The Modern Prometheus

Frankenstein (1931) starring Mae Clark and Boris Karloff.

Actress Mae Clark was born on August 16, 1910.

Writer and fiction editor at The New Yorker from 1936 to 1975, William Keepers Maxwell Jr. was born on August 16, 1908.

The “father of experimental psychology”, Wilhelm Wundt was born on August 16, 1832. He founded the first psychology laboratory at Leipzig University in Germany in 1879.

Italian monk, cosmographer, and cartographer Vincenzo Coronelli was born on August 16, 1650.

Physical Culture Magazine, 1908

Original fitness guru eccentric Bernarr Macfadden was born on August 16, 1868. Famously suspicious of modern medicine, he composed quite a canon of self-improvement and fitness volumes (below). I really need to look some of these up, such as 1935’s Woman’s Sex Life. How strangely singular. Anyway, he looks like someone who has many things insightful and nuanced to say about the opposite sex.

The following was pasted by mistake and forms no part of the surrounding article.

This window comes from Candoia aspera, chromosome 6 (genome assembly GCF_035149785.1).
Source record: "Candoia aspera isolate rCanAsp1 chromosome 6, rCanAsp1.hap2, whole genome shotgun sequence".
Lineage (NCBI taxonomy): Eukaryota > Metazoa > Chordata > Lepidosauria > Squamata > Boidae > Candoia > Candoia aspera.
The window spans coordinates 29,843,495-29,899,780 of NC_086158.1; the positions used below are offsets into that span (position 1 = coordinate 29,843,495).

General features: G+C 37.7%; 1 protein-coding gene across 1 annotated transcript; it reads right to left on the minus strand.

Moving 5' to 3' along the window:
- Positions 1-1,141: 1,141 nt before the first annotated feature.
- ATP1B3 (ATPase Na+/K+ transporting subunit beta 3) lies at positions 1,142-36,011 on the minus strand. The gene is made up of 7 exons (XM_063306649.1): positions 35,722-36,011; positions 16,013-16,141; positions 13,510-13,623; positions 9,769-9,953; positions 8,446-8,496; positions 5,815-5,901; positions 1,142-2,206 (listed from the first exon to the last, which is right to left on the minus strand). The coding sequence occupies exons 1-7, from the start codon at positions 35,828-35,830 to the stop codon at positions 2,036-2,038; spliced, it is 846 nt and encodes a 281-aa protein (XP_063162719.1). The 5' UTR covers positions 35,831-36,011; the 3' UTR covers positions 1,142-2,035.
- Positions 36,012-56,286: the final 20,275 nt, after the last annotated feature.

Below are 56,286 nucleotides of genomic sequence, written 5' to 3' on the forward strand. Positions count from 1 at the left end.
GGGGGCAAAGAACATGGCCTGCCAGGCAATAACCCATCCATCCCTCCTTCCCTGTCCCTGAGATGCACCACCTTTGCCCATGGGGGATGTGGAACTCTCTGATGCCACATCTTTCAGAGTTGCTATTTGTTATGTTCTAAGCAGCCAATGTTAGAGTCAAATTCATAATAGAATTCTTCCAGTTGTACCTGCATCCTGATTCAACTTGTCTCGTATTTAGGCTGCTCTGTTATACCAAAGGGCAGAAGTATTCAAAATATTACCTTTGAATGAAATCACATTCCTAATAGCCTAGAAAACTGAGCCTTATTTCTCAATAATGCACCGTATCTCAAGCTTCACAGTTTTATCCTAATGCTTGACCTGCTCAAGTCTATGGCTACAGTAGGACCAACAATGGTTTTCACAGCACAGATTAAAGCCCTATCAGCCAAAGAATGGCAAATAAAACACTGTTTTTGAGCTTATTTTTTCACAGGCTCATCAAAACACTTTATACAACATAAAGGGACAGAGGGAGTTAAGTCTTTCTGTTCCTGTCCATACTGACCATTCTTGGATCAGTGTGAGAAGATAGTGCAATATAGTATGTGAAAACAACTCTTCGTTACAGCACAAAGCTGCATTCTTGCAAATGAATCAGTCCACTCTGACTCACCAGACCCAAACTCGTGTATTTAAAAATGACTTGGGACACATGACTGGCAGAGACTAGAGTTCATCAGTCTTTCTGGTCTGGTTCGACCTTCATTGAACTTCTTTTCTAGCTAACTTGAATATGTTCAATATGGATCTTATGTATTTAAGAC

Also born on August 16th:

Lesley Ann Warren, in 1946, and Madonna, in 1958. Coincidentally they are both actresses in two of my most favorite movies, Clue and Desperately Seeking Susan. Both movies came out in 1985. I watched and loved both that very same year as an 8-year-old and then for the rest of my life.

There is a lot more history for August 16th, including the deaths of Babe Ruth (1948); Elvis (1977); and Aretha Franklin (2018), far too much for me to wrap up neatly here.

For today:

Epithet: “Nothing is so painful to the human mind as a great and sudden change.” Mary Wollstonecraft Shelley, Frankenstein

Lucky Numbers: 8–64–73–102

Required Reading: Making Old Bodies Young lessons 1 and 2, by Bernarr MacFadden

Diagnosis: Murder

Mae Clarke as nurse Marge Brown and John Beradino as Doctor Steve Hardy from General Hospital, 1963